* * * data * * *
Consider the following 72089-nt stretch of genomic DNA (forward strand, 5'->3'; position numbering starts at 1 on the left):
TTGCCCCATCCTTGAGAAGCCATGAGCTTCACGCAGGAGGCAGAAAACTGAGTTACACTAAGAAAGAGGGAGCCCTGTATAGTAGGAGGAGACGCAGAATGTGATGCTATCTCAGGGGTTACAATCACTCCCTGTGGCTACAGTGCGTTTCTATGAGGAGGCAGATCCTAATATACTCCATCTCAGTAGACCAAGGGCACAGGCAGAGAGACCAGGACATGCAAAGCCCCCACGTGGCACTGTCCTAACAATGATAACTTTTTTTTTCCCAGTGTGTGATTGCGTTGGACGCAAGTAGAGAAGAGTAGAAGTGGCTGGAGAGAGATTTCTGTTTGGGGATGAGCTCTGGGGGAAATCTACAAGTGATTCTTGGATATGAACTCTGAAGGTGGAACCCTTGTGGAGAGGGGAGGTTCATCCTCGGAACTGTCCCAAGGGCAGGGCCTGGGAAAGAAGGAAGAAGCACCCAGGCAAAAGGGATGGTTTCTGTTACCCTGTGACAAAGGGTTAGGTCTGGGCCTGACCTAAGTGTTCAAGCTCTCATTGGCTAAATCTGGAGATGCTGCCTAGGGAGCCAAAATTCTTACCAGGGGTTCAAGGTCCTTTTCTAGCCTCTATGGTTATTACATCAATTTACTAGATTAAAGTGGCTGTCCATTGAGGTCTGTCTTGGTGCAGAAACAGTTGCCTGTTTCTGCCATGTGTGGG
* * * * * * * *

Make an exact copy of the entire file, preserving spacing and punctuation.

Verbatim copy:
Consider the following 72089-nt stretch of genomic DNA (forward strand, 5'->3'; position numbering starts at 1 on the left):
TTGCCCCATCCTTGAGAAGCCATGAGCTTCACGCAGGAGGCAGAAAACTGAGTTACACTAAGAAAGAGGGAGCCCTGTATAGTAGGAGGAGACGCAGAATGTGATGCTATCTCAGGGGTTACAATCACTCCCTGTGGCTACAGTGCGTTTCTATGAGGAGGCAGATCCTAATATACTCCATCTCAGTAGACCAAGGGCACAGGCAGAGAGACCAGGACATGCAAAGCCCCCACGTGGCACTGTCCTAACAATGATAACTTTTTTTTTCCCAGTGTGTGATTGCGTTGGACGCAAGTAGAGAAGAGTAGAAGTGGCTGGAGAGAGATTTCTGTTTGGGGATGAGCTCTGGGGGAAATCTACAAGTGATTCTTGGATATGAACTCTGAAGGTGGAACCCTTGTGGAGAGGGGAGGTTCATCCTCGGAACTGTCCCAAGGGCAGGGCCTGGGAAAGAAGGAAGAAGCACCCAGGCAAAAGGGATGGTTTCTGTTACCCTGTGACAAAGGGTTAGGTCTGGGCCTGACCTAAGTGTTCAAGCTCTCATTGGCTAAATCTGGAGATGCTGCCTAGGGAGCCAAAATTCTTACCAGGGGTTCAAGGTCCTTTTCTAGCCTCTATGGTTATTACATCAATTTACTAGATTAAAGTGGCTGTCCATTGAGGTCTGTCTTGGTGCAGAAACAGTTGCCTGTTTCTGCCATGTGTGGG